Four Questions to Help You Decide When It’s Right Time to Have Cataract Surgery
If you have been told that you have a cataract how do you decide when it’s time to have cataract surgery and lens implants? This may be challenging but doesn’t need to be difficult if you know how to think it through by asking some important questions.
Are your cataracts impacting your daily or occupational activities?
Symptoms of cataracts include dim, blurry or yellowed vision and can even double vision in a single eye. The lack of contrast and clarity can be difficult for those who need clear vision for work, driving or who enjoy hobbies like reading, cooking or sewing.
Are your cataracts affecting your ability to drive safely at night?
Cataracts can cause halos around lights and difficulty seeing in low-light settings, impacting the ability to safely drive at night. Advanced cataracts can even cause enough vision loss to fail the vision test required for a driver’s license.
Are your cataracts interfering with the outdoor activities you enjoy?
Cataracts can also increase sensitivity to glare, which can be especially troublesome for those who enjoy skiing, surfing and a number of other outdoor activities. They can also cause visual differences from one eye to the other, which can affect the distance vision golfers need.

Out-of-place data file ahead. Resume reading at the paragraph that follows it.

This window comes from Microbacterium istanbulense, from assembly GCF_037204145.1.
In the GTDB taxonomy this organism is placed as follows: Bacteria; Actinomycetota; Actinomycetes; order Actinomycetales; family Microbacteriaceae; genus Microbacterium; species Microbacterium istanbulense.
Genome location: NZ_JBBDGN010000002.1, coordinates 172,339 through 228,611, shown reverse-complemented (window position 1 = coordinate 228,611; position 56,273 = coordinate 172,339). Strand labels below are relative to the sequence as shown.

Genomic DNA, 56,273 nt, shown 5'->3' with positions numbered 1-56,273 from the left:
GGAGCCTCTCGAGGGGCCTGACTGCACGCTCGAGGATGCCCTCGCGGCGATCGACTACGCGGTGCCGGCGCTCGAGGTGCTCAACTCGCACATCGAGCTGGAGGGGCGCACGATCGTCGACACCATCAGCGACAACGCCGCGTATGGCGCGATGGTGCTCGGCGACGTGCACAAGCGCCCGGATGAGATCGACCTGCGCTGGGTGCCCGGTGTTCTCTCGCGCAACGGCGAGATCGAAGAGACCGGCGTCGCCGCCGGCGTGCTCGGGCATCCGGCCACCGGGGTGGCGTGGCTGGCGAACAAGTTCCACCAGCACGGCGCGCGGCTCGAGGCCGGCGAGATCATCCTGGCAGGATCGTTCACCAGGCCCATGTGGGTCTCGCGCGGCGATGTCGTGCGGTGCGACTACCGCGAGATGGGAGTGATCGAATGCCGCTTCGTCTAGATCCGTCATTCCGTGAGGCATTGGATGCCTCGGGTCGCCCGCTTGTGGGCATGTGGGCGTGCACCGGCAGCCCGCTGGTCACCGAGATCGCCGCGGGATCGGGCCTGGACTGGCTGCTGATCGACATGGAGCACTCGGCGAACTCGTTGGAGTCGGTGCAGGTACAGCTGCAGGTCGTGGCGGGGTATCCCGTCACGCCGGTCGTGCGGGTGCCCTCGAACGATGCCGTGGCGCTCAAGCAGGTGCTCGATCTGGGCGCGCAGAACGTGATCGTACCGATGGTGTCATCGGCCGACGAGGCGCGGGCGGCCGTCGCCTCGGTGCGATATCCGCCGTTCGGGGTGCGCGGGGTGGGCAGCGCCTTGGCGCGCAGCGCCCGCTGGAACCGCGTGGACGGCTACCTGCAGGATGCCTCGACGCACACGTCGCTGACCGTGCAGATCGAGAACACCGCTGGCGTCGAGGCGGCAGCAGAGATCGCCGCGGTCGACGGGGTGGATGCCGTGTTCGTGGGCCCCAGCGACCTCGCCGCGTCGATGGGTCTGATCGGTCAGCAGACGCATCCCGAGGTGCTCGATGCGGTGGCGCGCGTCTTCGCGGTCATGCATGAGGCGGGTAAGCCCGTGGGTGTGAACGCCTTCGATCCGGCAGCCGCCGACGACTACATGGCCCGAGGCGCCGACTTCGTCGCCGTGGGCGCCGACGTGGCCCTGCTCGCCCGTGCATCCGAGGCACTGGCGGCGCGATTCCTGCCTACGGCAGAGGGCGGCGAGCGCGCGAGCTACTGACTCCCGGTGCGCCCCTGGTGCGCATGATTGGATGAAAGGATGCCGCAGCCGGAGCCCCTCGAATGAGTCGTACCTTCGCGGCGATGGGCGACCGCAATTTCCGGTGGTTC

Can you manage your cataracts in other ways?
Those who decide “it’s not yet time” and to put off cataract surgery can make the most of their vision with a few simple tools, such as incorporating brighter lighting and contrasting colors in the home. Polarized sunglasses and a wide-brimmed hat can reduce glare, while magnifying lenses can make reading easier.
Nearly 25.7 million Americans over age 40 have cataracts and the number is projected to increase to 45.6 million by 2050. While the only way to remove cataracts, the right time to have surgery depends on the individual patient. Although the prospect of cataract surgery can be intimidating, the procedure itself is the most common elective surgery among Medicare beneficiaries in the United States. Studies have demonstrated the relationship between having cataracts removed and improved quality of life, reduced risk of falling, fewer car crashes and even a lower long-term mortality risk than those who did not.
If cataracts aren’t disrupting your life, you can probably wait and have surgery when they really start to bother you. But for those who are feeling impeded by their blurry or dulled vision, the procedure can make a significant beneficial impact.
If you or some you know is experiencing cataract symptoms such as cloudy foggy vision, glare or difficult night driving and would like to learn more about cataract surgery & lens implants please call your local optometrist to schedule an appointment. If specialty care, treatment or surgery is required, please ask to be referred to one of the physicians at Eyecare Medical Group, 53 Sewall Street, Portland, Maine 04102 at 888-374-2020, or visit Eyecare Medical Group, Google+ or facebook.com/eyecaremedicalgroup.